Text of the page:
« Man gets jail time after pointing laser at airplanes | Main | Two-headed bull shark fetus found in Gulf of Mexico »


Hope for rhinos after all: translocated animals have babies

(Courtesy WWF India)

The past few months have been sad for wildlife — elephants poached for their ivory, rhinos killed for their horns, Tibetan antelopes killed for their down fur.  

Here is a good news story: two translocated rhinos in India have had babies.

The two rhinos were relocated to a national park in northeast India in 2011. The animals and three calves were sighted on March 23 by World Wildlife Fund India researchers.

Eighteen rhinos have so far been moved from Pobitora Wildlife Sanctuary and Kaziranga National Park to the Manas National Park, which is believed to be better-equipped to monitor and protect them.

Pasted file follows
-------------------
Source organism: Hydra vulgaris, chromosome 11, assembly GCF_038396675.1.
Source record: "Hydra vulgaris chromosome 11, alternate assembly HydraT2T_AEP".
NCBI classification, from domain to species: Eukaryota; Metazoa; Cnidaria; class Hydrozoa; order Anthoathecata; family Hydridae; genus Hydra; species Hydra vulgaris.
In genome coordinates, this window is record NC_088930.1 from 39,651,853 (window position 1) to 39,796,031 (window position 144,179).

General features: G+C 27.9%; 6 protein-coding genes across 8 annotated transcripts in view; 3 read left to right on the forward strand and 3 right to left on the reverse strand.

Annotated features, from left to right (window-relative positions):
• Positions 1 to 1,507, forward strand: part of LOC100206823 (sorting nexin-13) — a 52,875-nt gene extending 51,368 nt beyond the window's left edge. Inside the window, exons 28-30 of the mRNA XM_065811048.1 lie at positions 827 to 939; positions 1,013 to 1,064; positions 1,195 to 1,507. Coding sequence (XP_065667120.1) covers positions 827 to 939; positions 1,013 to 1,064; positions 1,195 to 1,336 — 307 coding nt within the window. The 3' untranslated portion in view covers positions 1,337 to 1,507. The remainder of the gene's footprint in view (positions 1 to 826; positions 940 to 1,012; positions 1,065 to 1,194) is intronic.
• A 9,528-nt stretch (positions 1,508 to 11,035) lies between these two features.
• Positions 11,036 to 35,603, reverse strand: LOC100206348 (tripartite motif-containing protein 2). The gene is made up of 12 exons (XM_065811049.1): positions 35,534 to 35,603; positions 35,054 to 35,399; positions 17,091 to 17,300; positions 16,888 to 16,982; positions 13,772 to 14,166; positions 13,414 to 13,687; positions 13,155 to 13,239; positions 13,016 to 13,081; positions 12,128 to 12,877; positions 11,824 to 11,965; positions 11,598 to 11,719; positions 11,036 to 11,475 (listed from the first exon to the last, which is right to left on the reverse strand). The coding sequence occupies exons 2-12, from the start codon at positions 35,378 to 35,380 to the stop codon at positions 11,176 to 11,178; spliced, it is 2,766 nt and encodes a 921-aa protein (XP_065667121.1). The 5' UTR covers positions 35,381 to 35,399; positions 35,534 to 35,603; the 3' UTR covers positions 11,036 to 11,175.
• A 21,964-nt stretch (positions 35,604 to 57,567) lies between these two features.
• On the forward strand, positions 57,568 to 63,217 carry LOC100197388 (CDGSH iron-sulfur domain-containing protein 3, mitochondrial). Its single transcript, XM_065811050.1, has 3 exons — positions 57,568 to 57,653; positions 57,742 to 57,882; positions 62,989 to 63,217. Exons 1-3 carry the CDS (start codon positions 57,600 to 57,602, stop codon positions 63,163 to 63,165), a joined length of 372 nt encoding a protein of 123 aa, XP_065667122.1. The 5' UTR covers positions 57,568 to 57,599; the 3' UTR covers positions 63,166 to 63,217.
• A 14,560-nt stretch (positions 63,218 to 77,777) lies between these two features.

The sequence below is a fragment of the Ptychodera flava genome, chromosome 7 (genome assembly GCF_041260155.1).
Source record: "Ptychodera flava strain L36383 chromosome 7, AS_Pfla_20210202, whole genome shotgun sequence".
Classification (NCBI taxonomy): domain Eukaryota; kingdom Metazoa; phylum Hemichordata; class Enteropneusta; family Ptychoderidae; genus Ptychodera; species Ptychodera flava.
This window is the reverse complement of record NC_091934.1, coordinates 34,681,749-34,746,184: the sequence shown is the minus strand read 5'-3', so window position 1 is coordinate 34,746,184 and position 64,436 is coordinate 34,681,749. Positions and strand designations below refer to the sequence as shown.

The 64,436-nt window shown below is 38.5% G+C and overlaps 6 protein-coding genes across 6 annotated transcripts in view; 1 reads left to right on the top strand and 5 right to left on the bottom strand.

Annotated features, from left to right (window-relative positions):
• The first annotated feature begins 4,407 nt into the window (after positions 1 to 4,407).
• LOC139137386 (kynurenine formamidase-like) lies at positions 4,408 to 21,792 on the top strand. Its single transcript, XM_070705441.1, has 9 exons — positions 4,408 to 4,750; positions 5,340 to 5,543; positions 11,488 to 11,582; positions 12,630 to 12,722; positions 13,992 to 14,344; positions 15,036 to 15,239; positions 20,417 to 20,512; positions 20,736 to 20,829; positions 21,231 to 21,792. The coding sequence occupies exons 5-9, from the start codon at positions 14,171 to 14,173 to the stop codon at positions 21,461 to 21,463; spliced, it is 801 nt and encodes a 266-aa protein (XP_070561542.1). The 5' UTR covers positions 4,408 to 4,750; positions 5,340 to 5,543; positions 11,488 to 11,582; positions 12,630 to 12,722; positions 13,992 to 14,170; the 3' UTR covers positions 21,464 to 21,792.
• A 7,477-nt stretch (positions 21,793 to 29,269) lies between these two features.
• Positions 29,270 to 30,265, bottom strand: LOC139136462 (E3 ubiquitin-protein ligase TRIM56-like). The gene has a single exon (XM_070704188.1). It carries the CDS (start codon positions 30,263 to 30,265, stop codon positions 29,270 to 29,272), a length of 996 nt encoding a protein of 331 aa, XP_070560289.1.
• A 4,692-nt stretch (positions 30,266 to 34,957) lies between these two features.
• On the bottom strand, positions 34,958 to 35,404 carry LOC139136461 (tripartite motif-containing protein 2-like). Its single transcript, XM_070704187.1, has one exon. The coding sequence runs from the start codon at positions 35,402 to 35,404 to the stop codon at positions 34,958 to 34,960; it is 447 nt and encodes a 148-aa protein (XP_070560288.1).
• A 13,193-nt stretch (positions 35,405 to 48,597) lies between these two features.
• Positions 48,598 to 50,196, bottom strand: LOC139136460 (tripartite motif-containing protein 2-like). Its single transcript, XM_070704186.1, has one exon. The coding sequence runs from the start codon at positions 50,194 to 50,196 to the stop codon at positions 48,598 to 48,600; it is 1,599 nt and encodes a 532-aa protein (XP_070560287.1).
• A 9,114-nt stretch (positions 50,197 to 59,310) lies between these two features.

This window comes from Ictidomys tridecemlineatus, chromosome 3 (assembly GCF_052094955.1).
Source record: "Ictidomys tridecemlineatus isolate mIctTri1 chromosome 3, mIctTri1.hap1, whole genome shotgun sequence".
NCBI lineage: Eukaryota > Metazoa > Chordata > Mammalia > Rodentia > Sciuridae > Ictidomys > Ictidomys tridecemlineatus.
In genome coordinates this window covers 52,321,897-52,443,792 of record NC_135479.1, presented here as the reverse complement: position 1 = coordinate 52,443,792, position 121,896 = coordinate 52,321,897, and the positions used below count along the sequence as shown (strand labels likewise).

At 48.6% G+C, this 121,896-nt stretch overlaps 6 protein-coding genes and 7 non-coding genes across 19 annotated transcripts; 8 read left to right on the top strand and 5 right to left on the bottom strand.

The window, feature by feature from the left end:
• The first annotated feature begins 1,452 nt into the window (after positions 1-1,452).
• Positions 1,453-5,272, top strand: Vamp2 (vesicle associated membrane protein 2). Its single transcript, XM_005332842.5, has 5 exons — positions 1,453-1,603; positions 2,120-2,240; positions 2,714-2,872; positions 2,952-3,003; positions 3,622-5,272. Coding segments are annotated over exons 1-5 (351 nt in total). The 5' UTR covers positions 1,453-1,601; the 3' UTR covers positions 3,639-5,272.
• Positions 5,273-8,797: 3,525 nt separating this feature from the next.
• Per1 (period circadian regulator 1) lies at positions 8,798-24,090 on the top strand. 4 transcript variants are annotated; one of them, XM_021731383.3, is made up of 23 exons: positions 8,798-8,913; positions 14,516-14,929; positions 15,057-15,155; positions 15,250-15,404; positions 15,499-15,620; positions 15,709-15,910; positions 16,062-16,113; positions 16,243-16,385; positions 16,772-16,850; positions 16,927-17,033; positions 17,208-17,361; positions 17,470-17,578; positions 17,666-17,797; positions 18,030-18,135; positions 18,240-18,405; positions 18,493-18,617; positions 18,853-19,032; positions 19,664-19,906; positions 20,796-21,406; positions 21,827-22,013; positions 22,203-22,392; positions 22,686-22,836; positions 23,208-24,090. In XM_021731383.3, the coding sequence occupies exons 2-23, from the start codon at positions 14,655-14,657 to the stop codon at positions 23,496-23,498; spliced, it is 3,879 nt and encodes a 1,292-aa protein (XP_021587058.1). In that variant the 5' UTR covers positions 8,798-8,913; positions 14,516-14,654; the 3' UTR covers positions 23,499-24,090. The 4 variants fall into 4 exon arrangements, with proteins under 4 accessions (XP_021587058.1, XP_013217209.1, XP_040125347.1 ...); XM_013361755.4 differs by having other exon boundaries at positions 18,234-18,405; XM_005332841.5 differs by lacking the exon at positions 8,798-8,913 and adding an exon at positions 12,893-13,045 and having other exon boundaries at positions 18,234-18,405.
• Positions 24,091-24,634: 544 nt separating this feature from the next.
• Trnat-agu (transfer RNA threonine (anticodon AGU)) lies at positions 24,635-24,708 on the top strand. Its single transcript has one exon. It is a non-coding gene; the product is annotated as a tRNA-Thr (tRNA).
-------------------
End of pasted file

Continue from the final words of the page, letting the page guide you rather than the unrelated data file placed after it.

The last few months have been brutal for rhinos in India.

Kaziranga National Park in Assam state has lost 10 rhinos to poaching already this year. Last year, poachers killed more than 20 rhinos.

In Africa, dozens of rhinos have been killed this year.

WWF India has this interesting video on the Pobitora to Manas move:


Raveena Aulakh is the Toronto Star's environment reporter. She is intrigued by climate change and its impact, now and long-term. Follow her on Twitter @raveenaaulakh


Feed You can follow this conversation by subscribing to the comment feed for this post.

The comments to this entry are closed.

The World Daily

  • The Star's foreign desk covers the best stories from the around the globe, updated throughout the day.